The enigma that drives the film centers on who or what is aiding mankind in its quest for survival. Murphy’s bedroom ghost, the gravitational messages, and the miraculously appearing black hole all seem to point to some mysterious, benevolent, and very powerful force invested in the continued existence of humanity for equally mysterious reasons. That there is something out there is obvious, but what it is – aliens, humans from the future, Zeus – is not.
A wormhole trip, quantum handshake, lesson about love, and journey through a black hole later, we are provided with some provisional answers – Cooper was the ghost all along, able to pass information crucial to the survival of humanity to his daughter with the help of 5th dimensional future humans who give him access to every moment in the history of the backside of his daughter’s bookcase. Yet because Cooper (and therefore the audience) has no direct access to the 5th dimensional beings – they communicate with him through his robot, remaining unseen and unheard – we can learn nothing about them beyond Cooper’s own suppositions. We may be willing to believe we know who they are, but what they can do, the rules that govern what’s possible in a world governed by 5 dimensions, remains opaque.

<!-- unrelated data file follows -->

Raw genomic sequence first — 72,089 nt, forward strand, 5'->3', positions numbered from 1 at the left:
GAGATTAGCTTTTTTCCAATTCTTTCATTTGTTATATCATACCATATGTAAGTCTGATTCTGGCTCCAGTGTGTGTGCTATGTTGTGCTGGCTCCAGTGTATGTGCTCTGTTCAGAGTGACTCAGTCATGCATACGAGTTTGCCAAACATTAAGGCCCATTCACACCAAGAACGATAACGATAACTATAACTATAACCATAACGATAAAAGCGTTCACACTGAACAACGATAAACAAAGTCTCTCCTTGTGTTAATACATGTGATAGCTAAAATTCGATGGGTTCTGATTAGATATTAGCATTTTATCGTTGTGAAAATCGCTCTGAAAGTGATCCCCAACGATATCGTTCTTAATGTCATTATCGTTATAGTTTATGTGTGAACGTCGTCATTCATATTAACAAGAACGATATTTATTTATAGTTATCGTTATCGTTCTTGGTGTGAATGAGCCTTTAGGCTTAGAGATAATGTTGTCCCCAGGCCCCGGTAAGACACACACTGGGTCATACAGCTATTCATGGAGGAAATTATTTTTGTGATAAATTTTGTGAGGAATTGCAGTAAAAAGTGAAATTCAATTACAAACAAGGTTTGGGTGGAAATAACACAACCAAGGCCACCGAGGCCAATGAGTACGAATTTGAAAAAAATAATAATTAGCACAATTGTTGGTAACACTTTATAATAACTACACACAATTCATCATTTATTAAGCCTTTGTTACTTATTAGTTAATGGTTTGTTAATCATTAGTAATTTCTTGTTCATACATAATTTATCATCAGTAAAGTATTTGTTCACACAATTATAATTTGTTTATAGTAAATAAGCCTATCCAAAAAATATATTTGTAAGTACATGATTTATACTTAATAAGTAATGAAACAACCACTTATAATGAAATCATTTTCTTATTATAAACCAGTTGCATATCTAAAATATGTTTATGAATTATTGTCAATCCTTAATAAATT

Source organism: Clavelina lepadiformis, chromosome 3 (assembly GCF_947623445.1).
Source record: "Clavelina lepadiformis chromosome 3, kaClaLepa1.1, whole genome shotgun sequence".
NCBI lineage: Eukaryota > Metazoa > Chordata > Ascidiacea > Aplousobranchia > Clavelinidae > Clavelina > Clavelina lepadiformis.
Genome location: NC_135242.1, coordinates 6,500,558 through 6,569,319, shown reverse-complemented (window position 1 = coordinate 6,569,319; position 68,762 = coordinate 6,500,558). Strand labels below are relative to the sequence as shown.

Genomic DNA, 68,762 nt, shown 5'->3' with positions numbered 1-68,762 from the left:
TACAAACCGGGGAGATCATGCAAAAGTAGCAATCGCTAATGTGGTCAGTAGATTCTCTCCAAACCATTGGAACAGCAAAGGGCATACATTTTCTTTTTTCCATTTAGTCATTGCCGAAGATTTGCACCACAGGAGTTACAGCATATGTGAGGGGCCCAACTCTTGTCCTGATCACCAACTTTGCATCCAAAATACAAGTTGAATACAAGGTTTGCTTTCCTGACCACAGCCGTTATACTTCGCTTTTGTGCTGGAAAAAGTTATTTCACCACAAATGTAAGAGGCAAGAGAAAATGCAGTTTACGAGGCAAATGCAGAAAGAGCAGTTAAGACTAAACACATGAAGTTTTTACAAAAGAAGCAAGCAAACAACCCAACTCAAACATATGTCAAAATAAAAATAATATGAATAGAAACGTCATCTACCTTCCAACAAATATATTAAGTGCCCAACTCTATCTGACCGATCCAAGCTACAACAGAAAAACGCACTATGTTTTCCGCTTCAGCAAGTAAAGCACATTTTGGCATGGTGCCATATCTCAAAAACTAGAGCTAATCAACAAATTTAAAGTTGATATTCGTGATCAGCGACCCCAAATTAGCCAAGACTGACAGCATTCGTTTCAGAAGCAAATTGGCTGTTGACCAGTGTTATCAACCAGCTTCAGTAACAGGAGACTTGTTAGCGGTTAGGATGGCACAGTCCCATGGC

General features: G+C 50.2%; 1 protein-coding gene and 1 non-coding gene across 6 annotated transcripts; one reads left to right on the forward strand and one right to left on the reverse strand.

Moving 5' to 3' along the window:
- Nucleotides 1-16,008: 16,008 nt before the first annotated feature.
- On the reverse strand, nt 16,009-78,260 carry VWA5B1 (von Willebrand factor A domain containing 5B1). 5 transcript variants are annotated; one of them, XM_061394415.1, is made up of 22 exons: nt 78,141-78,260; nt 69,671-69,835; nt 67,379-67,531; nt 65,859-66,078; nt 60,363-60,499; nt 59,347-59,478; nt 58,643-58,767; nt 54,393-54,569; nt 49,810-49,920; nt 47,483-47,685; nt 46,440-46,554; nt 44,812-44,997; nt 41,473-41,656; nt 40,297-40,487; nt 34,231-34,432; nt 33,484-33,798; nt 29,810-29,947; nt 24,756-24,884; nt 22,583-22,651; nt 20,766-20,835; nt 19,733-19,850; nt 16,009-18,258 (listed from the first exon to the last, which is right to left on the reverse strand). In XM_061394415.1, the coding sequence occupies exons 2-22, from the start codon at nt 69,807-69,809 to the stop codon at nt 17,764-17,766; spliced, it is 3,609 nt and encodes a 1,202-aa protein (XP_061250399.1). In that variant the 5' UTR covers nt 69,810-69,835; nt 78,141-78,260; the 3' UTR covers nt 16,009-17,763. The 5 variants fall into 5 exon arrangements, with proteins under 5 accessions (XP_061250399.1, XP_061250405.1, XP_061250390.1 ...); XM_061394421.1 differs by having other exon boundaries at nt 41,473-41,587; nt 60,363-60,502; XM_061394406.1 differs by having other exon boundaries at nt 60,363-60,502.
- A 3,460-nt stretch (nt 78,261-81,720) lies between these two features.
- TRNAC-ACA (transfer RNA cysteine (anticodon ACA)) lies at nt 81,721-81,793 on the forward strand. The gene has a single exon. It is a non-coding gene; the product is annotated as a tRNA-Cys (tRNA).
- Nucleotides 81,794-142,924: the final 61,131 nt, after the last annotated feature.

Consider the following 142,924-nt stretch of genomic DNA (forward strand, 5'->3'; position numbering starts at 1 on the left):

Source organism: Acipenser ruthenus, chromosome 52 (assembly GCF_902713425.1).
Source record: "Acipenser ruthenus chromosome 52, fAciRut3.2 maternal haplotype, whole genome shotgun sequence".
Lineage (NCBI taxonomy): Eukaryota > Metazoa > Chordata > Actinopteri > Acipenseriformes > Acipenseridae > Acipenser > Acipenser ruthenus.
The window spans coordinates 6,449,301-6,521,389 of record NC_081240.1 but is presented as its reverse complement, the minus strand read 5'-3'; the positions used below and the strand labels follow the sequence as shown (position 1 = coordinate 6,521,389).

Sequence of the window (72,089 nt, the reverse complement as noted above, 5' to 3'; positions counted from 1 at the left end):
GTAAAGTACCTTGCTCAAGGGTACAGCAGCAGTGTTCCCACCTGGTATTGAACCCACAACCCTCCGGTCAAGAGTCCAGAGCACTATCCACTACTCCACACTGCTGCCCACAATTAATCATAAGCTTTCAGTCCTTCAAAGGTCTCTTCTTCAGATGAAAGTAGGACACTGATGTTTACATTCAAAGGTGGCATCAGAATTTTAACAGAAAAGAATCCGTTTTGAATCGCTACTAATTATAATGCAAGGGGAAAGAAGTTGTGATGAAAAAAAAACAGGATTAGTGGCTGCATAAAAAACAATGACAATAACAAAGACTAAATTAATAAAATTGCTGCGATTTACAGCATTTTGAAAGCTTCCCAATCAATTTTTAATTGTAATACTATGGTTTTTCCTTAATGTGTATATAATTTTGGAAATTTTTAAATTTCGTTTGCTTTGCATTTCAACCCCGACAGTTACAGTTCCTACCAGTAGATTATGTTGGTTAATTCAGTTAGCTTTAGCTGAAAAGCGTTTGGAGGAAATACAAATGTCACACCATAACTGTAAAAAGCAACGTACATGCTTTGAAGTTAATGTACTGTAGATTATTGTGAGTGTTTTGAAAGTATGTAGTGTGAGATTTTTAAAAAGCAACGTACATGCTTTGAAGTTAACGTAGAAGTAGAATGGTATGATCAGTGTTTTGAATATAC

Without these rules it becomes difficult to judge what’s probable in the world Nolan creates and what’s not. And that leaves the writers at EW, brows furrowed in confusion, asking questions that the film can’t answer. If we don’t know what the 5th dimensional beings can do we can’t explain why “if aliens/future humans wanted to save us, couldn’t they have simply given the professor the secret equation? Especially if the solution is apparently simple enough to be delivered by Morse Code?” It remains a mystery why, if they can create a wormhole and place it within shooting distance of the Earth, they can’t make sure it will lead us to the right planet instead of giving us three choices, one of which is obviously unsuitable.